A monster. A beast. Catastrophic. Vicious.
Hurricane Florence is all of the above – and more, according to meteorologists, who predict the powerful slow-moving Category 4 whirlwind that’s set to crash into the Carolinas by week’s end could go down as “the storm of a lifetime” for this part of the East Coast.
Mandatory evacuations orders are in place for the low-lying coastal areas of North Carolina, South Carolina and Virginia, affecting more than 1 million residents and tourists – though not everybody is heeding the warnings of local authorities.
On Tuesday, President Donald Trump promised the federal government’s support, saying that the U.S. was “as ready as anybody’s ever been,” but urged people in mandatory evacuations areas to get out now – even if they’ve successfully weathered past hurricanes.
President Donald Trump warned Hurricane Florence will be “tremendously big and tremendously wet,” and urged residents under evacuation orders to get out. Still, he says the federal government is as ready “as anyone has ever been” to respond. (Sept. 11)
“They haven’t seen anything like what’s coming at us in 25, 30 years – maybe ever,” Trump said.
“This will likely be the storm of a lifetime for portions of the Carolina coast,” the National Weather Service in Wilmington warned Tuesday night.
Here are three reasons why Hurricane Florence is such a danger:
When Florence makes landfall, likely late Thursday or early Friday, it’ll bring a wall of water that could reach 20 feet tall, wrote Weather Underground meteorologist Jeff Masters.
How serious is the storm surge? The National Hurricane Center lists any storm surge over 12 feet as “life-threatening,” the center’s director, Ken Graham, told CNN.
“Large, battering waves will ride atop this surge,” The Weather Channel reported Tuesday night.
The National Hurricane Center on Tuesday predicted storm-surge inundations up to 13 feet in some areas of Florence’s path.
With maximum sustained winds of 140 mph, as of 11 p.m. EST Tuesday, Florence will undoubtedly pack a punch, delivering the power to structurally damage buildings, knock down power lines and topple trees.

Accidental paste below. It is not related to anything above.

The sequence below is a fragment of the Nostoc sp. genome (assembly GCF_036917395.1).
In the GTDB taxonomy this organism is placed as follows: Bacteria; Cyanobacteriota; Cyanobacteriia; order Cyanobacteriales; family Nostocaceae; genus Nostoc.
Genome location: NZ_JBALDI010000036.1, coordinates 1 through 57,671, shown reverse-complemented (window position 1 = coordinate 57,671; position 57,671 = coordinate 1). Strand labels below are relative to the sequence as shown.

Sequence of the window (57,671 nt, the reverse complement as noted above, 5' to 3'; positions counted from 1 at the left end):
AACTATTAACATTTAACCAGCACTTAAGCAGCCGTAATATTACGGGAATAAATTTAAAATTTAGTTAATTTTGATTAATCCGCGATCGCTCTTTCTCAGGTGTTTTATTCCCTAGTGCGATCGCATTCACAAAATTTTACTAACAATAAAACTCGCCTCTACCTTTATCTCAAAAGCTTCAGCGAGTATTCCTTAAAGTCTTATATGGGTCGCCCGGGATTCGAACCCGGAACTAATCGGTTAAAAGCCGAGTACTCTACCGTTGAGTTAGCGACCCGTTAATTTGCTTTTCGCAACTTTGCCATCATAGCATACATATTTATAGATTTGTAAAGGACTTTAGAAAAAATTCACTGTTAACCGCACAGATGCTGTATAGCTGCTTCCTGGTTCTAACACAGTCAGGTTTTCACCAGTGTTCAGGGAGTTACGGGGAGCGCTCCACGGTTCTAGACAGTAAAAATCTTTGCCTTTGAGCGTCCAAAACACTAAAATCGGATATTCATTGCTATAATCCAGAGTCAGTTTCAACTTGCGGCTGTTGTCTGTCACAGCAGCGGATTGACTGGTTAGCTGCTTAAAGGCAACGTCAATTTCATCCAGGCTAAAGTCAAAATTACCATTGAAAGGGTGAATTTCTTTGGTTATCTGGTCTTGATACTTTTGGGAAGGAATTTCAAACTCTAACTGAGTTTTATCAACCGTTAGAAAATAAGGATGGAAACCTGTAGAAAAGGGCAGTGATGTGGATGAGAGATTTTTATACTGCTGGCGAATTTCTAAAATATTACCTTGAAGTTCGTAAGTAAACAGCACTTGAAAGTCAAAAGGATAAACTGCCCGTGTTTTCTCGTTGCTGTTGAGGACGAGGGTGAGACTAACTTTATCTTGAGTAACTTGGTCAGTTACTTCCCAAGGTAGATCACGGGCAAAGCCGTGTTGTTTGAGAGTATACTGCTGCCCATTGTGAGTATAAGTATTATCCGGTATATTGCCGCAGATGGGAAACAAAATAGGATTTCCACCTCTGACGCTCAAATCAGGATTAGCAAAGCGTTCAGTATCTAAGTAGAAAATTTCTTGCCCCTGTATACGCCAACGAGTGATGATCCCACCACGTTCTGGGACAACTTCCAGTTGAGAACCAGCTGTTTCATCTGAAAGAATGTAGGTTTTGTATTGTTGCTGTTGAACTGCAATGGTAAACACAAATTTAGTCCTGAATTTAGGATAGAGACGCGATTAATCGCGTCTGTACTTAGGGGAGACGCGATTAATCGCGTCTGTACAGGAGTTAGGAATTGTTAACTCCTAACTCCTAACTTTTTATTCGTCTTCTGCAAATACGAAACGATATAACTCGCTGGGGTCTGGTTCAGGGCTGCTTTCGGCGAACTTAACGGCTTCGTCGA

The extreme winds can also transform furniture, decorations and other debris into flying projectiles, the division chief for Durham Emergency Management, Leslie O’Connor told CBS 17 in Raleigh, North Carolina.
“Anything that gets picked up by wind becomes a projectile, and it could also become a life-safety hazard,” O’Connor said.
The rainfall predictions are staggering, potentially up to 35 inches in some isolated areas, the Weather Channel reported, and the dangers will intensify if the storm – as projected – stalls over North Carolina and Virginia.
“All indications are that the storm will slow down and just crawl or meander over the inland sections and the coastal Piedmont,” Weather Channel hurricane expert Bryan Norcross said. “We don’t know exactly where the center will go, but it’s not really relevant. It’s more like a (Hurricane) Harvey situation, where it’ll just slowly wind down.”
After Harvey made landfall near last year near Corpus Christi, the storm stalled over Houston, drenching the metro area with as much as 5 feet of rain.
“It will be worse than a Harvey in the sense that the terrain is not like Houston, which is flat. If you put 2, 3, 4 feet of rain over flat ground, you have a certain kind of problem,” Norcross said. “But if you put a foot or 2 – or maybe in some isolated places more – of rain over hills and mountains, you have a very different kind of problem, which is really more dangerous than the flat situation, as bad as that was.”
If Florence stalls, the Weather Channel predicted “disastrous flooding” across the areas of the mid-Atlantic and Northeast that experienced especially wet summers, according to the National Oceanic and Atmospheric Administration.
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